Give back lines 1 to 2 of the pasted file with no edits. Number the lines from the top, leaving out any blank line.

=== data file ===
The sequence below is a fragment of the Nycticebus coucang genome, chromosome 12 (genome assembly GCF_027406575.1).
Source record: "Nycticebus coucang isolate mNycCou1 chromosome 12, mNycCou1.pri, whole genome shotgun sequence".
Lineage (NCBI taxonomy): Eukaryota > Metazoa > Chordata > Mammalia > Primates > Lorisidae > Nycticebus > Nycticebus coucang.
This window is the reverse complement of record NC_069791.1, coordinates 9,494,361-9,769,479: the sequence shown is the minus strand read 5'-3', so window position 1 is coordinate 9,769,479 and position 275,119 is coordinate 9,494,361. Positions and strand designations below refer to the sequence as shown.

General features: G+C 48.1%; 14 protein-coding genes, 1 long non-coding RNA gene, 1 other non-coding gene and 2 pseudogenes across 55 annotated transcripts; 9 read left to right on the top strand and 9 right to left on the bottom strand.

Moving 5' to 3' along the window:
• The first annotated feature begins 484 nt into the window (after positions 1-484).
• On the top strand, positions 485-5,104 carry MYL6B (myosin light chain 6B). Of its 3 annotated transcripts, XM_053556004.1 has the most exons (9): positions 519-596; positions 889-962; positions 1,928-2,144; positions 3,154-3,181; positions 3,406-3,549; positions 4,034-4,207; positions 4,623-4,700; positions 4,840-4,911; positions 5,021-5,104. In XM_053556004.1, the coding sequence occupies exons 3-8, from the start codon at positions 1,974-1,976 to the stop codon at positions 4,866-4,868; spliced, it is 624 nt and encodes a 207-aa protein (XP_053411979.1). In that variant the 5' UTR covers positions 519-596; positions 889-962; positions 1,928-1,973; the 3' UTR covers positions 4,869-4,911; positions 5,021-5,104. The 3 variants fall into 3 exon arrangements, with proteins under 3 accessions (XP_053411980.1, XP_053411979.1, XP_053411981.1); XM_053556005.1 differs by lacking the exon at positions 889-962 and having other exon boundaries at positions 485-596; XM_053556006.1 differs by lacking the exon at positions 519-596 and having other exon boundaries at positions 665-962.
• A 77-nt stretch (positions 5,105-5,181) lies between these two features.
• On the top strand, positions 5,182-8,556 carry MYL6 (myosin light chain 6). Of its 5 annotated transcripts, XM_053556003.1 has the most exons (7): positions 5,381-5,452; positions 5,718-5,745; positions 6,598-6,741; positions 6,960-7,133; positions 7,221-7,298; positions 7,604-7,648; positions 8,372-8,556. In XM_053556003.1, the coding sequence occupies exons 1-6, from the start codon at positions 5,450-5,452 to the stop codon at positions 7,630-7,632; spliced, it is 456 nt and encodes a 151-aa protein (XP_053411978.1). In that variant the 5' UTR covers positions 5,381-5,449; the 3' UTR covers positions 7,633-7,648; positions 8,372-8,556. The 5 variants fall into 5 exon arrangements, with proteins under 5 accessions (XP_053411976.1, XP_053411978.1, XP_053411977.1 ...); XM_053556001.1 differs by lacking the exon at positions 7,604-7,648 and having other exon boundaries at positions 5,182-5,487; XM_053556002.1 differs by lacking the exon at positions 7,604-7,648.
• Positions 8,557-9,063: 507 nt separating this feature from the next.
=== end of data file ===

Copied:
The sequence below is a fragment of the Nycticebus coucang genome, chromosome 12 (genome assembly GCF_027406575.1).
Source record: "Nycticebus coucang isolate mNycCou1 chromosome 12, mNycCou1.pri, whole genome shotgun sequence".